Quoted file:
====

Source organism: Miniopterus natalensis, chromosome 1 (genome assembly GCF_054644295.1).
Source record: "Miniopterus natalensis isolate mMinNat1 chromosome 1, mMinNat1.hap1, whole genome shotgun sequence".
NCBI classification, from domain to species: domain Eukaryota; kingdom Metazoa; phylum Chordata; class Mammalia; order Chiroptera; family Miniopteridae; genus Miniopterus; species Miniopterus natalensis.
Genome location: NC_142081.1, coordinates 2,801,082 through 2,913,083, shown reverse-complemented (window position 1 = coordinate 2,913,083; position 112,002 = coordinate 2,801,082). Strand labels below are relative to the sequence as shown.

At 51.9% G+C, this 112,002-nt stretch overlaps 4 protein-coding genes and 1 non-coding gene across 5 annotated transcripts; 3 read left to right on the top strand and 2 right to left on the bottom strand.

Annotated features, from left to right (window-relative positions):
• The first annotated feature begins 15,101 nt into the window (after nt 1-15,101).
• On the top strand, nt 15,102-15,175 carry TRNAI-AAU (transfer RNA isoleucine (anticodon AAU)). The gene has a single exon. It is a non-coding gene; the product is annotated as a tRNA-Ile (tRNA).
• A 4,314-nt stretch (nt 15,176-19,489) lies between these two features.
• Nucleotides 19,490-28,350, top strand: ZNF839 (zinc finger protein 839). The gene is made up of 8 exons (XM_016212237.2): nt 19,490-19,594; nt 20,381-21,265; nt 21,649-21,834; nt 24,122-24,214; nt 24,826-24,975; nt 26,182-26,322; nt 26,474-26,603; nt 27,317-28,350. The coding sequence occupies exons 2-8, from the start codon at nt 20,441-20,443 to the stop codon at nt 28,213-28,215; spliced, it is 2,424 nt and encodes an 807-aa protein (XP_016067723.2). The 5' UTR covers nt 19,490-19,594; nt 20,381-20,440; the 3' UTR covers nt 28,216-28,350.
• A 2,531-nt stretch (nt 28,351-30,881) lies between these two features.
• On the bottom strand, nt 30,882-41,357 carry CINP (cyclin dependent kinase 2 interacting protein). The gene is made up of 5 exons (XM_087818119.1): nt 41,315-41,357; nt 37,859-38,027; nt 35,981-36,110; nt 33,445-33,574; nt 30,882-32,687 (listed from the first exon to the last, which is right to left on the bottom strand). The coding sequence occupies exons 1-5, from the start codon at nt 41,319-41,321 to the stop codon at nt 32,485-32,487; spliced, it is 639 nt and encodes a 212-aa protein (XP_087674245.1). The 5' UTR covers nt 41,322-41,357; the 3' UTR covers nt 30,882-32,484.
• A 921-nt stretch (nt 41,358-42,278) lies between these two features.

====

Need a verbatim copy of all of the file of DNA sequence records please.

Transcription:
Source organism: Miniopterus natalensis, chromosome 1 (genome assembly GCF_054644295.1).
Source record: "Miniopterus natalensis isolate mMinNat1 chromosome 1, mMinNat1.hap1, whole genome shotgun sequence".
NCBI classification, from domain to species: domain Eukaryota; kingdom Metazoa; phylum Chordata; class Mammalia; order Chiroptera; family Miniopteridae; genus Miniopterus; species Miniopterus natalensis.
Genome location: NC_142081.1, coordinates 2,801,082 through 2,913,083, shown reverse-complemented (window position 1 = coordinate 2,913,083; position 112,002 = coordinate 2,801,082). Strand labels below are relative to the sequence as shown.

At 51.9% G+C, this 112,002-nt stretch overlaps 4 protein-coding genes and 1 non-coding gene across 5 annotated transcripts; 3 read left to right on the top strand and 2 right to left on the bottom strand.

Annotated features, from left to right (window-relative positions):
• The first annotated feature begins 15,101 nt into the window (after nt 1-15,101).
• On the top strand, nt 15,102-15,175 carry TRNAI-AAU (transfer RNA isoleucine (anticodon AAU)). The gene has a single exon. It is a non-coding gene; the product is annotated as a tRNA-Ile (tRNA).
• A 4,314-nt stretch (nt 15,176-19,489) lies between these two features.
• Nucleotides 19,490-28,350, top strand: ZNF839 (zinc finger protein 839). The gene is made up of 8 exons (XM_016212237.2): nt 19,490-19,594; nt 20,381-21,265; nt 21,649-21,834; nt 24,122-24,214; nt 24,826-24,975; nt 26,182-26,322; nt 26,474-26,603; nt 27,317-28,350. The coding sequence occupies exons 2-8, from the start codon at nt 20,441-20,443 to the stop codon at nt 28,213-28,215; spliced, it is 2,424 nt and encodes an 807-aa protein (XP_016067723.2). The 5' UTR covers nt 19,490-19,594; nt 20,381-20,440; the 3' UTR covers nt 28,216-28,350.
• A 2,531-nt stretch (nt 28,351-30,881) lies between these two features.
• On the bottom strand, nt 30,882-41,357 carry CINP (cyclin dependent kinase 2 interacting protein). The gene is made up of 5 exons (XM_087818119.1): nt 41,315-41,357; nt 37,859-38,027; nt 35,981-36,110; nt 33,445-33,574; nt 30,882-32,687 (listed from the first exon to the last, which is right to left on the bottom strand). The coding sequence occupies exons 1-5, from the start codon at nt 41,319-41,321 to the stop codon at nt 32,485-32,487; spliced, it is 639 nt and encodes a 212-aa protein (XP_087674245.1). The 5' UTR covers nt 41,322-41,357; the 3' UTR covers nt 30,882-32,484.
• A 921-nt stretch (nt 41,358-42,278) lies between these two features.